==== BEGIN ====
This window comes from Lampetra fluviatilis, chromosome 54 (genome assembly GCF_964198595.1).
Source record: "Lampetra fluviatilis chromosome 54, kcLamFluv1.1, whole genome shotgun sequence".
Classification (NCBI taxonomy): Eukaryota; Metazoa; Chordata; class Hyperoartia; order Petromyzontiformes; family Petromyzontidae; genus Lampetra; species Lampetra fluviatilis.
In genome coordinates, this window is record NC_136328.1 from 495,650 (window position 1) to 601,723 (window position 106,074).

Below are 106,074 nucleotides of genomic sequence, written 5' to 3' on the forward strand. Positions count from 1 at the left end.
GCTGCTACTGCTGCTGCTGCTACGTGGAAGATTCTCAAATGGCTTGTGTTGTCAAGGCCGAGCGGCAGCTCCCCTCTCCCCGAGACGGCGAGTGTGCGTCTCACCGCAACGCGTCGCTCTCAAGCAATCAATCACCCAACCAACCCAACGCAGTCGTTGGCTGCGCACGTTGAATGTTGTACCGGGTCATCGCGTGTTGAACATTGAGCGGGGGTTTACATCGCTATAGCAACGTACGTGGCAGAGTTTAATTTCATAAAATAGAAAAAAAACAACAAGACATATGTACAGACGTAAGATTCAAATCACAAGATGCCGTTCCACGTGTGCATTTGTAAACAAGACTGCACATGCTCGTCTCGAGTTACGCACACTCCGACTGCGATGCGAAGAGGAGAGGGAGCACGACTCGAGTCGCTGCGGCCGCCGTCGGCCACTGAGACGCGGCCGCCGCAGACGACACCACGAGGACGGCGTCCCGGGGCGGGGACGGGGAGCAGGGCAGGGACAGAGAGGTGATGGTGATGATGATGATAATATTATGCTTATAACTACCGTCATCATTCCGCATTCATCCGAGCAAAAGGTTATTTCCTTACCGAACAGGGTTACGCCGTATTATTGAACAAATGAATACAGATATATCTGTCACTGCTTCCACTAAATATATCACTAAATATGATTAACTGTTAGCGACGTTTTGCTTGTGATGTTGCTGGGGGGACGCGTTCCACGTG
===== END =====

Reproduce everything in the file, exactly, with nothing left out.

This window comes from Lampetra fluviatilis, chromosome 54 (genome assembly GCF_964198595.1).
Source record: "Lampetra fluviatilis chromosome 54, kcLamFluv1.1, whole genome shotgun sequence".
Classification (NCBI taxonomy): Eukaryota; Metazoa; Chordata; class Hyperoartia; order Petromyzontiformes; family Petromyzontidae; genus Lampetra; species Lampetra fluviatilis.
In genome coordinates, this window is record NC_136328.1 from 495,650 (window position 1) to 601,723 (window position 106,074).

Below are 106,074 nucleotides of genomic sequence, written 5' to 3' on the forward strand. Positions count from 1 at the left end.
GCTGCTACTGCTGCTGCTGCTACGTGGAAGATTCTCAAATGGCTTGTGTTGTCAAGGCCGAGCGGCAGCTCCCCTCTCCCCGAGACGGCGAGTGTGCGTCTCACCGCAACGCGTCGCTCTCAAGCAATCAATCACCCAACCAACCCAACGCAGTCGTTGGCTGCGCACGTTGAATGTTGTACCGGGTCATCGCGTGTTGAACATTGAGCGGGGGTTTACATCGCTATAGCAACGTACGTGGCAGAGTTTAATTTCATAAAATAGAAAAAAAACAACAAGACATATGTACAGACGTAAGATTCAAATCACAAGATGCCGTTCCACGTGTGCATTTGTAAACAAGACTGCACATGCTCGTCTCGAGTTACGCACACTCCGACTGCGATGCGAAGAGGAGAGGGAGCACGACTCGAGTCGCTGCGGCCGCCGTCGGCCACTGAGACGCGGCCGCCGCAGACGACACCACGAGGACGGCGTCCCGGGGCGGGGACGGGGAGCAGGGCAGGGACAGAGAGGTGATGGTGATGATGATGATAATATTATGCTTATAACTACCGTCATCATTCCGCATTCATCCGAGCAAAAGGTTATTTCCTTACCGAACAGGGTTACGCCGTATTATTGAACAAATGAATACAGATATATCTGTCACTGCTTCCACTAAATATATCACTAAATATGATTAACTGTTAGCGACGTTTTGCTTGTGATGTTGCTGGGGGGACGCGTTCCACGTG